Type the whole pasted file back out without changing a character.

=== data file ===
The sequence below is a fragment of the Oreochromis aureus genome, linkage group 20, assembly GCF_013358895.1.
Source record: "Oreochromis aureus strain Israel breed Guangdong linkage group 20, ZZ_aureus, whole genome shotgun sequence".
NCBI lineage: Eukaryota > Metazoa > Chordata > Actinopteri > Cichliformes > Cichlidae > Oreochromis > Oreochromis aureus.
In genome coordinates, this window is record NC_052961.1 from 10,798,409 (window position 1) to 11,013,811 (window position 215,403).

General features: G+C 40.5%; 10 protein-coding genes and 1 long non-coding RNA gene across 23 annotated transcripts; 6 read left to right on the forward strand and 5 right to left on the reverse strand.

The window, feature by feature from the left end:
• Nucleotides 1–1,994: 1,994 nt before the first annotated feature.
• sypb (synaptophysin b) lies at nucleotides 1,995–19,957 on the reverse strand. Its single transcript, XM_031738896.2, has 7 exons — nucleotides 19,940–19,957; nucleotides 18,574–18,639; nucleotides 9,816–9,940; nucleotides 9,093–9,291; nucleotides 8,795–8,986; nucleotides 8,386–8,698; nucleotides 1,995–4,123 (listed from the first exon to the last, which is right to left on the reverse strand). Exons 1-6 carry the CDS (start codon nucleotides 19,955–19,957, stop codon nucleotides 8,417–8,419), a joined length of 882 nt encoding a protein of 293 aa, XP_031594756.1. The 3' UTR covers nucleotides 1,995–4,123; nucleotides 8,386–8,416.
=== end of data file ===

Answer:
The sequence below is a fragment of the Oreochromis aureus genome, linkage group 20, assembly GCF_013358895.1.
Source record: "Oreochromis aureus strain Israel breed Guangdong linkage group 20, ZZ_aureus, whole genome shotgun sequence".
NCBI lineage: Eukaryota > Metazoa > Chordata > Actinopteri > Cichliformes > Cichlidae > Oreochromis > Oreochromis aureus.
In genome coordinates, this window is record NC_052961.1 from 10,798,409 (window position 1) to 11,013,811 (window position 215,403).

General features: G+C 40.5%; 10 protein-coding genes and 1 long non-coding RNA gene across 23 annotated transcripts; 6 read left to right on the forward strand and 5 right to left on the reverse strand.

The window, feature by feature from the left end:
• Nucleotides 1–1,994: 1,994 nt before the first annotated feature.
• sypb (synaptophysin b) lies at nucleotides 1,995–19,957 on the reverse strand. Its single transcript, XM_031738896.2, has 7 exons — nucleotides 19,940–19,957; nucleotides 18,574–18,639; nucleotides 9,816–9,940; nucleotides 9,093–9,291; nucleotides 8,795–8,986; nucleotides 8,386–8,698; nucleotides 1,995–4,123 (listed from the first exon to the last, which is right to left on the reverse strand). Exons 1-6 carry the CDS (start codon nucleotides 19,955–19,957, stop codon nucleotides 8,417–8,419), a joined length of 882 nt encoding a protein of 293 aa, XP_031594756.1. The 3' UTR covers nucleotides 1,995–4,123; nucleotides 8,386–8,416.